edit: Wow, apparently this is an offensive comment. I'm having a hard time twisting my brain to see how, but my point was simply that the it seems odd that there would be contention over a powerless role for a woman in any part of the world when (arguably) the most powerful political position that exists today has a female candidate. One would think that if the latter is true the former could not be.
edit 2: Oh, I think I get it. Posters are assuming I'm American and am boasting about how progressive my country is. Huh. Nope, that wasn't what I was doing. (Though I am American, and not voting for either mainstream candidate.)
> Data science for people (Type A), i.e. analytics to support evidence-based decision making
> Data science for software (Type B), for example: recommender systems as we see in Netflix and Spotify
Isn't "type A" business intelligence, and isn't "type B" machine learning? Why doesn't he use those more widely known terms? Or maybe he is referring to something else?
I know that some meteorologist have used normality in forcasting. This is an example of why you cannot become a data SCIENTIST. Another example; applying regression to your data. If you think that regression is as simple as its formula then you need at least 4 years to understand what I mean.
Incidentally, I think even though (as Piketty claims) inequality may be increasing, the average person (certainly in developed nations, but also in developing ones) has also been unimaginably enriched over the past 200 years. By any ethically relevant standard (access to food, shelter, heating, technology, entertainment), we live unbelievably fortunate lives. This when our ancestors a mere 3-4 generations ago were unspeakably poor.
So questions like "which city has the most stars?" really mean "which cities that Michelin rates has the most stars".
I shudder, however, when I think of the queues to try this tasty goodness. For reference, queues can easily top 90 mins if a hawker stall is locally well reviewed! And just over the sea, the queues for Tim Ho Wan (Michelin star dim sum in Hong Kong) are also already oppressively long (1-2 queues). Bookings are non-existent (it's a street stall after all).
Could anyone comment on if this is an exaggeration? After commuting plus basic life tasks like bathing etc, this would allow him for a realistic maximum of 5 hours of sleep a day. And that is optimistic as likely this results in about 4 hours a day.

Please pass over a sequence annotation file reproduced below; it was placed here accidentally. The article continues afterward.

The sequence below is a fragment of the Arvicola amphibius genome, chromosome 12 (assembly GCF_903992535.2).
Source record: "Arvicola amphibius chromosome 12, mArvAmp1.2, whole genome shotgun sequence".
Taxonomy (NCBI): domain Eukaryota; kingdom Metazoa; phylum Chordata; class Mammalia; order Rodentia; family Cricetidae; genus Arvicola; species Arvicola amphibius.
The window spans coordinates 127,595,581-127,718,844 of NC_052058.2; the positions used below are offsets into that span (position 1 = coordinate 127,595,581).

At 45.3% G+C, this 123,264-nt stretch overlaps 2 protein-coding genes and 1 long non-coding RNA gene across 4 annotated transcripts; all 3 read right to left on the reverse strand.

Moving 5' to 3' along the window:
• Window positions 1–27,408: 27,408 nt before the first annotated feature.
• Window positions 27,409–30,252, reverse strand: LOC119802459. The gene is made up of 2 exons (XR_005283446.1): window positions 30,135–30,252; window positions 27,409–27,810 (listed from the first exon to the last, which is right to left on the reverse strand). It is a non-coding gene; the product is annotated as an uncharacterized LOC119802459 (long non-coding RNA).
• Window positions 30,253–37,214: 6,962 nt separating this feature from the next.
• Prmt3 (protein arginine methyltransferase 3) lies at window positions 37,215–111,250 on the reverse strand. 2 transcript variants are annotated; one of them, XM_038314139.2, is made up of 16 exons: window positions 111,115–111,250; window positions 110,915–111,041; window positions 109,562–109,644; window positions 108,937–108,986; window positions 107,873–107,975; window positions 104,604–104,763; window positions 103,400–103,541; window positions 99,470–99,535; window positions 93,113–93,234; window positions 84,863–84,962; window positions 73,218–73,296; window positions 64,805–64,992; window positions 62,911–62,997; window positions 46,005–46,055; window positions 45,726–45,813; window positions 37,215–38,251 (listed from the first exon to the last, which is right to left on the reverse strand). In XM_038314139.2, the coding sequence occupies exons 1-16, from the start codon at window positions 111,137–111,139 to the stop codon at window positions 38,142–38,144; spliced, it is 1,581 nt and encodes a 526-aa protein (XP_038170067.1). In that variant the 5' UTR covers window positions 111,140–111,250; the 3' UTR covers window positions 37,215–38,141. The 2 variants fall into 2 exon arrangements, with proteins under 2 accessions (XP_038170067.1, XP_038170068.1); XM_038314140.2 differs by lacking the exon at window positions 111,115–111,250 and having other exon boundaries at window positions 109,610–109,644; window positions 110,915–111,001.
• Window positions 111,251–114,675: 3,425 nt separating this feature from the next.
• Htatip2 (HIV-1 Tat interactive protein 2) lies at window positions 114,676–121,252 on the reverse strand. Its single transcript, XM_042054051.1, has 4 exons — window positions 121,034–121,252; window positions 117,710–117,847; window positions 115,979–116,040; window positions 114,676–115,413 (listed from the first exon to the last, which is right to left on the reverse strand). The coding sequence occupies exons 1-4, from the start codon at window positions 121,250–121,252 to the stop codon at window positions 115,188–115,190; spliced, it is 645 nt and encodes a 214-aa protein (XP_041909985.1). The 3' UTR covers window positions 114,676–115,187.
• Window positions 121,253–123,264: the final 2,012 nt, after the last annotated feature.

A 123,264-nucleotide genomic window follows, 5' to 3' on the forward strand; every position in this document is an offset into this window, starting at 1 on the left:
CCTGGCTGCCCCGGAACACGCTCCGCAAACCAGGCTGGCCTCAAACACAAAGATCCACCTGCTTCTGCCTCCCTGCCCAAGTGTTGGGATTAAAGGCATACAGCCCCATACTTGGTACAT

It seems like the story of a person who has gone 35 years on 4 hours of sleep a day is possibly more interesting than a Michelin star if this is true.
It kind of reads like a touch-your-heart story that will increase brand-presence of Michelin and the validity of their ratings of food.
Who knows though...
Singapore has some amazing food, and the hawker stalls are no exception. If anything they exceed far fancier restaurants with their focus and authenticity.
But as far as this being news or worthy of HN goes, this just seems like shameless corporate propaganda, even the video accompanying the article is entirely produced by Michelin.
If anything I think the newsworthy aspect of it is why there's been literally no street food stall in Michelin's established markets deemed good enough for certification? Maybe I just have my guilty pleasures, but there's some truly delicious street food to be had in Europe.
The origins of the Michelin Guide were to be a trustworthy guide for its salesmen travelling around the country. Gradually, it became the de facto standard for an impartial guide that not only checked food quality with experienced, anonymous inspectors but also consistency with repeated visits - all costing a fortune, all more than made back with sales. Chefs would literally kill themselves for losing a star (see ). The Gault Millau became the Michelin rival but few other guides or competitors really existed.
This has been true in London or Tokyo as well as Paris. You could trust the Michelin Guide: not only would your meal be good, it would be roughly at the level implied by the stars, and it would always be good.
However, I suspect the internet killed sales of the paper guide and generally, as with movie piracy, reduced the amount of money people were willing to pay for the information. Why pay when you can check any of a thousand blogs and newspapers and grab the latest stars there? So the Guide needed a new strategy and Singapore is sort of the hard launch of it.
This Guide was financed (cannot find a source now) by both the tourism authorities (fair enough) and various corporate sponsors (not so good for impartiality). Various writers (see for example ) have pointed out the large presence of Resorts World Sentosa restaurants (this is also where the award ceremony was held) and the absence of young interesting chefs or many restaurants that are on par with the starred.
(Examples: I'm personally surprised not to see Gunther's anywhere in the rankings, since the restaurant has been around for years, is a massive favourite of the community, has a chef with pedigree in Singapore (Les Amis, starred), the service is friendly (I've eaten there in shorts a couple of times surrounded by suits and it was STILL friendly) and despite the eye watering dinner prices there's a $35 set lunch with 3 courses and petits fours which is one of the most generous in Singapore. No mention of Hakumai, where a Singaporean chef with a decade of training and experience at the best sushi-yas is doing very interesting things with the same Tsukuji fish used at every other high end sushi-ya in the country. Pollen is not listed; I haven't eaten there, but corporate friends who have and who do these things all the time often told me they thought it was "the best", and Jason Atherton has stars in London where the standards are higher.)
And then we get to the food courts. Yes, including a chicken rice stall and a bak chor mee stall have gotten the "new Michelin Guide" what they wanted - massive PR, as seen by many of the comments on this thread and virtually every headline everywhere. Yes, hawker food can be good and filling. But it's also quite commonly good. I've not been to either of the starred stalls but friends have and confirm they are nothing that rare - you can probably find a similar quality stall in your neighbourhood.